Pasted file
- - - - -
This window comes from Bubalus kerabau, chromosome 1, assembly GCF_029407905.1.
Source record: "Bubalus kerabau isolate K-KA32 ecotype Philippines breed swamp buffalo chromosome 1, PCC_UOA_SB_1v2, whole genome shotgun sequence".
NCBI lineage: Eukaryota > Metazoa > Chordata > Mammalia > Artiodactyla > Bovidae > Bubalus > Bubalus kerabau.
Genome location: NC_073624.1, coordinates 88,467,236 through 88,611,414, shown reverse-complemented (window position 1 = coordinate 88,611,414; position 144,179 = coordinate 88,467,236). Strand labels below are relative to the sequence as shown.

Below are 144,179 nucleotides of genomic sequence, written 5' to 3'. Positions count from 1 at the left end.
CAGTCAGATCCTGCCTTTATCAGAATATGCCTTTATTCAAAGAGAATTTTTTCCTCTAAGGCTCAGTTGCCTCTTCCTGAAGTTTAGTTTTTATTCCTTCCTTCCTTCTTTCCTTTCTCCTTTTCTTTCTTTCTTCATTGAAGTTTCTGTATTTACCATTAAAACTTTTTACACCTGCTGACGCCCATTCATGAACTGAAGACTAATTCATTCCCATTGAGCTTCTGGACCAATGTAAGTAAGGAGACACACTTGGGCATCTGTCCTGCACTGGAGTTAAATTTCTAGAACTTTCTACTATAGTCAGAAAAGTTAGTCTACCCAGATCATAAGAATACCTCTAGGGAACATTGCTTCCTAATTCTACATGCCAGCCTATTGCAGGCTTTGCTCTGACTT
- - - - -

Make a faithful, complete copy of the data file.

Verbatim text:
This window comes from Bubalus kerabau, chromosome 1, assembly GCF_029407905.1.
Source record: "Bubalus kerabau isolate K-KA32 ecotype Philippines breed swamp buffalo chromosome 1, PCC_UOA_SB_1v2, whole genome shotgun sequence".
NCBI lineage: Eukaryota > Metazoa > Chordata > Mammalia > Artiodactyla > Bovidae > Bubalus > Bubalus kerabau.
Genome location: NC_073624.1, coordinates 88,467,236 through 88,611,414, shown reverse-complemented (window position 1 = coordinate 88,611,414; position 144,179 = coordinate 88,467,236). Strand labels below are relative to the sequence as shown.

Below are 144,179 nucleotides of genomic sequence, written 5' to 3'. Positions count from 1 at the left end.
CAGTCAGATCCTGCCTTTATCAGAATATGCCTTTATTCAAAGAGAATTTTTTCCTCTAAGGCTCAGTTGCCTCTTCCTGAAGTTTAGTTTTTATTCCTTCCTTCCTTCTTTCCTTTCTCCTTTTCTTTCTTTCTTCATTGAAGTTTCTGTATTTACCATTAAAACTTTTTACACCTGCTGACGCCCATTCATGAACTGAAGACTAATTCATTCCCATTGAGCTTCTGGACCAATGTAAGTAAGGAGACACACTTGGGCATCTGTCCTGCACTGGAGTTAAATTTCTAGAACTTTCTACTATAGTCAGAAAAGTTAGTCTACCCAGATCATAAGAATACCTCTAGGGAACATTGCTTCCTAATTCTACATGCCAGCCTATTGCAGGCTTTGCTCTGACTT